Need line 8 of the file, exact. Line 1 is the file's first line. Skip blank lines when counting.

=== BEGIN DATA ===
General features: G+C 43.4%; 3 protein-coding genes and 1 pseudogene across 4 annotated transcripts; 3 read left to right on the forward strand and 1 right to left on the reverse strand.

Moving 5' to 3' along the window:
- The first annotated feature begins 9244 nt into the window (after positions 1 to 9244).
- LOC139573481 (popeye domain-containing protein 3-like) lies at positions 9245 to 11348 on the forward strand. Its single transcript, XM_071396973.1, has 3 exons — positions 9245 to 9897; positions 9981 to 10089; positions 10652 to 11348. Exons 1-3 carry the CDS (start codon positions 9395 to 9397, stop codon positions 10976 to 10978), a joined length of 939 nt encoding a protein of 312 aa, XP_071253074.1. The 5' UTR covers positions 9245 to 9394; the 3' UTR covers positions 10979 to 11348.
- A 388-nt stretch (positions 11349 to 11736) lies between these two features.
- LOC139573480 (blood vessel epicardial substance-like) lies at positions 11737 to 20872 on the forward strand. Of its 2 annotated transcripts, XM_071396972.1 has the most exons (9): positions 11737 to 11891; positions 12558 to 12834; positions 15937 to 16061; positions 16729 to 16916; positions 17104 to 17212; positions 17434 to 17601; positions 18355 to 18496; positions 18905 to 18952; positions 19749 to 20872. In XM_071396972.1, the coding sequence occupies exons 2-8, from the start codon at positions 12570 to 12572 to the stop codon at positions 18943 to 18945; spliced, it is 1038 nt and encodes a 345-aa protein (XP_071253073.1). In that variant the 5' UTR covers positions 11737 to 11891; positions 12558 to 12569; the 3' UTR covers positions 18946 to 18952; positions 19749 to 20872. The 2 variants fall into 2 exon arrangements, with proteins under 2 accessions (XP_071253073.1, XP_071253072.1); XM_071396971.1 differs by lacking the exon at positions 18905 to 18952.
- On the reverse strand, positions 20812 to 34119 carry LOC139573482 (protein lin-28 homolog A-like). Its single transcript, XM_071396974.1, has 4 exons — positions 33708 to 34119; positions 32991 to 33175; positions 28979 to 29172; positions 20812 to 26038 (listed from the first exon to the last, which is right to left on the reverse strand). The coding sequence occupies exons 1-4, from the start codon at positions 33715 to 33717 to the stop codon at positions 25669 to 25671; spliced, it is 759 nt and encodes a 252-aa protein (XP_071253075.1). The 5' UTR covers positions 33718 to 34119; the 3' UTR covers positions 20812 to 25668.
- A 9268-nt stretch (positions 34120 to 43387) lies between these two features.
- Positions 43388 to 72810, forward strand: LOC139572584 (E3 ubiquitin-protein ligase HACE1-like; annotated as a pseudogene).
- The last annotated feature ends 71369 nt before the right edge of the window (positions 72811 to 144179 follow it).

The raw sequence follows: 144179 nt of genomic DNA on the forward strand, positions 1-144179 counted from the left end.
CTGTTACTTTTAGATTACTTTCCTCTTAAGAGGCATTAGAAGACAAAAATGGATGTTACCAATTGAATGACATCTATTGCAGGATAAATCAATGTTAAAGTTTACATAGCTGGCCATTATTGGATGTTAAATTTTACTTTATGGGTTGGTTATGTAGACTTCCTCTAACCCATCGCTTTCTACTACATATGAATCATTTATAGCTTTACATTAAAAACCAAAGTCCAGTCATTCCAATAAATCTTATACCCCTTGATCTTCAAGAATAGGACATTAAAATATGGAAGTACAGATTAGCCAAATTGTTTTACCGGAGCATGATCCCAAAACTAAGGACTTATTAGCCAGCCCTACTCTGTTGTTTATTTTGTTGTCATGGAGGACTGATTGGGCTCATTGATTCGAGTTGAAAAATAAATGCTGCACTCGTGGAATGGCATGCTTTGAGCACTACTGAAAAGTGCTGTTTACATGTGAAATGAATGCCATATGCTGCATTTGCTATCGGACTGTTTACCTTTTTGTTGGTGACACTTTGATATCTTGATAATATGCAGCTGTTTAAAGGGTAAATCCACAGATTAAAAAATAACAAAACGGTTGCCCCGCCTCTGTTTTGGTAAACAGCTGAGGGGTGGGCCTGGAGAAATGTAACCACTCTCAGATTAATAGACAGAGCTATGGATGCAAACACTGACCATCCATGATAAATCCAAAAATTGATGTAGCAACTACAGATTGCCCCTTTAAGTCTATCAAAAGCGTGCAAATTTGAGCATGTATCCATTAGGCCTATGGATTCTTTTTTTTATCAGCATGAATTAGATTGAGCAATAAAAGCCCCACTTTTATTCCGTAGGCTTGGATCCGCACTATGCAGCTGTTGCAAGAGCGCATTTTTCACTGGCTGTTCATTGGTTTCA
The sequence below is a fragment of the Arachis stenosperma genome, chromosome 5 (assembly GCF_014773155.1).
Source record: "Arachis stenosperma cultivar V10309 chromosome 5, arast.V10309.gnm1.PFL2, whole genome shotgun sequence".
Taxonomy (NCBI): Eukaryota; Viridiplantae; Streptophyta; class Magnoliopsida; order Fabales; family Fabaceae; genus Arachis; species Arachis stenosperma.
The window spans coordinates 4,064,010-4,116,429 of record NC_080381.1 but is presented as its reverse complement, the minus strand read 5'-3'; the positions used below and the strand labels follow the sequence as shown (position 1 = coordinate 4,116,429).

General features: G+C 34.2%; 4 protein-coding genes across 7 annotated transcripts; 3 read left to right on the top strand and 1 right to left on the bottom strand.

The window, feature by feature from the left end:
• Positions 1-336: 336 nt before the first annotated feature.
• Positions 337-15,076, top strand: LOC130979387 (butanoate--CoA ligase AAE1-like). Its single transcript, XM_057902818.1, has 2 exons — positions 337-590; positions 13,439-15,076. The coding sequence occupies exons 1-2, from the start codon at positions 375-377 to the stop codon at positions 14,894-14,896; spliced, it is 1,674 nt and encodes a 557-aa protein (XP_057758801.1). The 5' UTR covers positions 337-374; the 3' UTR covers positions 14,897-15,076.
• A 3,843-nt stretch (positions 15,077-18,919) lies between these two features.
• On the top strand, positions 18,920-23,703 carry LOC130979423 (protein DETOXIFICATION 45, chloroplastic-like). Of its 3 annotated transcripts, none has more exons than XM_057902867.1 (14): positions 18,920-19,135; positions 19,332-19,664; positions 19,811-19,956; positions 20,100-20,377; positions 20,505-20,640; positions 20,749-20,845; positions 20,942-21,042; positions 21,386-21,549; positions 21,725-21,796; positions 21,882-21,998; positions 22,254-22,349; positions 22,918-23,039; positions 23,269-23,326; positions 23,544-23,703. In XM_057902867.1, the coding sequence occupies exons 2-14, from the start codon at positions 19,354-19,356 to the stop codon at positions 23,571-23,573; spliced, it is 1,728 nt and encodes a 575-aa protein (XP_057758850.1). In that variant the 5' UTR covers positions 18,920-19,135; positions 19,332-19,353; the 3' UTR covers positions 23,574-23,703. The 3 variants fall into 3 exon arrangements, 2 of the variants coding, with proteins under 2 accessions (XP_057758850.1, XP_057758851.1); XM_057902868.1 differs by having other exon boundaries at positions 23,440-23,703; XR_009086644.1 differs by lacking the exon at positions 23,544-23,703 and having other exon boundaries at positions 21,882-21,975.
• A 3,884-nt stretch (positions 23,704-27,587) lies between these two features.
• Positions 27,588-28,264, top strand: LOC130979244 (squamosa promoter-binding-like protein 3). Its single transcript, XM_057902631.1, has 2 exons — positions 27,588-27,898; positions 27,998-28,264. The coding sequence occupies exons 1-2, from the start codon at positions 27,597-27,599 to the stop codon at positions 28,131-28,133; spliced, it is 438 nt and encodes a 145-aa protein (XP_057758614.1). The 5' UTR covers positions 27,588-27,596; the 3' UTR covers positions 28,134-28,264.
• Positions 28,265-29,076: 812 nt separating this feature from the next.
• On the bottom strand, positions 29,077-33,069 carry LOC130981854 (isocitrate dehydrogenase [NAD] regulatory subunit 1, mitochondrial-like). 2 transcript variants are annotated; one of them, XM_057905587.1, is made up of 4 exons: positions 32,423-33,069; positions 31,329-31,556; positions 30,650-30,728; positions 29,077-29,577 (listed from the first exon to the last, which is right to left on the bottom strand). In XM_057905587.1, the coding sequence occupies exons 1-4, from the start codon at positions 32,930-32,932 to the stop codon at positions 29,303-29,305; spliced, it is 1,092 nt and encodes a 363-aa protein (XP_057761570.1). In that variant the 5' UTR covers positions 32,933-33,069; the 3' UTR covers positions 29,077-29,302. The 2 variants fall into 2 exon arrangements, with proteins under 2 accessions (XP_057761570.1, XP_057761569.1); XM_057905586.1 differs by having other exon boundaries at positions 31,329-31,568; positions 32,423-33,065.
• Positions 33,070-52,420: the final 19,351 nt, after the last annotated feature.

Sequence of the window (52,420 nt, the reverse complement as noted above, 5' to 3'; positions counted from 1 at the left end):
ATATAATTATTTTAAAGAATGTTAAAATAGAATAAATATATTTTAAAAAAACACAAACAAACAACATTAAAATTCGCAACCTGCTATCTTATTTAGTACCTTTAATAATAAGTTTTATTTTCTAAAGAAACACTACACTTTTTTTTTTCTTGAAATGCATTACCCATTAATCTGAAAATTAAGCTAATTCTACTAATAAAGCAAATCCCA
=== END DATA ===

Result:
- A 9268-nt stretch (positions 34120 to 43387) lies between these two features.